Susan Stevens Mullen, the daughter of the late justice, said she was not worried about any checks of his records. In an email exchange with CNN, she suggested that the delivery of her father’s documents “for COVID was delayed and the impact of the closures and working from home impacted the final review and organization.” organize articles.”

The US Library of Congress is also waiting for the transfer of Gu Tu’s records Ruth Bader Ginsburg. Court officials said the release had also been slowed because of the pandemic. While all of Ginsburg’s case files are scheduled to be kept at the Library, the case files will be closed to most researchers until any justice is involved in the decision. in this matter alive.

Stevens’ role in a historical era

Stevens, who was appointed in 1975 by Republican President Gerald Ford, was known for his independent approach and became the bench’s top liberal. The Chicago native whose work in Naval intelligence during World War II earned him the Bronze Star, whose only legal career began as a Supreme Court clerk in 1947- 48, then became an expert in antitrust law, before being appointed to the US appeals court seat. in 1970 and then the Supreme Court.

He retired at the age of 90 and continued to write books and essays until died at the age of 99.

Stevens does not place any restrictions on its files for the Library of Congress other than separating them into two categories: documents created before October 1, 2005 and documents created on or after that date.

The first set will be made available “after the first Monday of October 2020,” which is October 6. (Researchers at the Library can view Stevens’ case files through 1984; these This file includes much of the background information in the files of other judges; documents of the late 1990s and early 2000s will likely be most valuable to researchers and the wider public. .)

The second batch after 2005, which coincides with Roberts becoming chief justice, will not be available under Stevens’ agreement until “the first Monday of October 2030.” (The judges begin their annual session on the first Monday in October.)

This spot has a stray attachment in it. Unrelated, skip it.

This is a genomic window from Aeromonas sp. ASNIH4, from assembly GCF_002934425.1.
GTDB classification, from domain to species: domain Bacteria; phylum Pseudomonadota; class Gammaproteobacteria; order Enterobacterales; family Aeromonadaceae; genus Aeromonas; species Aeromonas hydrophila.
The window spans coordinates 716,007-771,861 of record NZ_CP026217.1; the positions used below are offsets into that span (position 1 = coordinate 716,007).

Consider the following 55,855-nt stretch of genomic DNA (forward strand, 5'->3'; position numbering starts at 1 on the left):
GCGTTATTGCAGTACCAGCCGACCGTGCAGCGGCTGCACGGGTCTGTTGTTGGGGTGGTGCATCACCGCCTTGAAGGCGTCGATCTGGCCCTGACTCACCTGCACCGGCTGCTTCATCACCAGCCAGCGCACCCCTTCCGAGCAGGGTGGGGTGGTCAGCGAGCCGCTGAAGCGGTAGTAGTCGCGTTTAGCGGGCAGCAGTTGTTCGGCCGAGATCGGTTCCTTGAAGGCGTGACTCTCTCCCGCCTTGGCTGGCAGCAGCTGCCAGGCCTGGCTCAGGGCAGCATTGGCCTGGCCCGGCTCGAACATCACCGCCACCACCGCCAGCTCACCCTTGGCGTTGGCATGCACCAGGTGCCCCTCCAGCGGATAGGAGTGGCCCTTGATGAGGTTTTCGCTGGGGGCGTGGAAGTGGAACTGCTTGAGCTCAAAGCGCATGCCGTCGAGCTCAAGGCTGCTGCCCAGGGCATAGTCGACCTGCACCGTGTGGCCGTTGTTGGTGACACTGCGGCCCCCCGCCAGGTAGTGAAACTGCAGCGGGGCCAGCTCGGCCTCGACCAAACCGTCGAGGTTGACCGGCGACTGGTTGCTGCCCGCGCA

Stevens declined to conditionally release case files as to whether the judges involved in the cases were still alive, and the gift agreement made no exceptions or exclusions regarding donated material, the Library officials said.

That means his file will contain correspondence with sitting Judges Breyer and Clarence Thomas and with living retired Judges O’Connor, David Souter and Anthony Kennedy. The documents will also include the work of the relatively recently deceased judges Ginsburg (who served 1993-2020), Scalia (1986-2016) and Rehnquist (1972-2005).

Those eight judges and Stevens decided the 2000 Florida election dispute between then-Texas Governor George W. Bush and Vice President Al Gore. Their 5-4 decision, which ensured that Bush won the White House, weathered last year’s election as Donald Trump’s legal team tried to use some of its pretext to challenge electoral practices. state election and the final results showed that Joe Biden won the presidential election.

Stevens, the court’s senior libertarian at the time, disagreed in Bush v Gore along with other justices on the left. After September 11, 2001, the terrorist attacks, otherwise, Stevens was able to get a majority for decisions that limited President Bush’s assertion of executive branch power and ensured some protection for the rights of detainees.

Stevens also led majority in two important gay rights lawsuits: Romer v. 1996 Evans and 2003 Lawrence sues Texas. The articles could help explain his strategy, including turning both cases over to Kennedy, who became the court voice on LGBTQ rights in later years, including declaring rights Constitution for same-sex marriage in 2015.

Another important case that Stevens shepherded during this era was Clinton v Jones, in which the court unanimously ruled that then-President Bill Clinton could not claim presidential immunity to avoid a lawsuit. civil action for alleged sexual misconduct.

The approach that Stevens negotiated to award his archives to the Library of Congress was largely followed by Marshall (1967-1991) and Blackmun (1970-1994) at the Library of Congress and Justice Lewis Powell (1972) -1987), whose documents are located at the Washington and Lee School of Law.

Once those files were opened, researchers could easily find documents related to the sitting judges.

Library of Congress spokesman Brett Zongker said the Library has contacted the Supreme Court about when to turn over Stevens’ documents, but no date has yet been given.

Processing and cataloging the files will take place at the Library, and Zongker said it is difficult to estimate how long it will take. He said the first nine years of Stevens’ files, up to 1984, were received more than a decade ago and took less than four months to process.

However, Zongker wrote, “The Library anticipates that the rest of the collection will include a wider variety of papers … relating to his entire life as well as Court case files. Supreme Court, brackets and other material on “Stevens” followed decades of on the bench.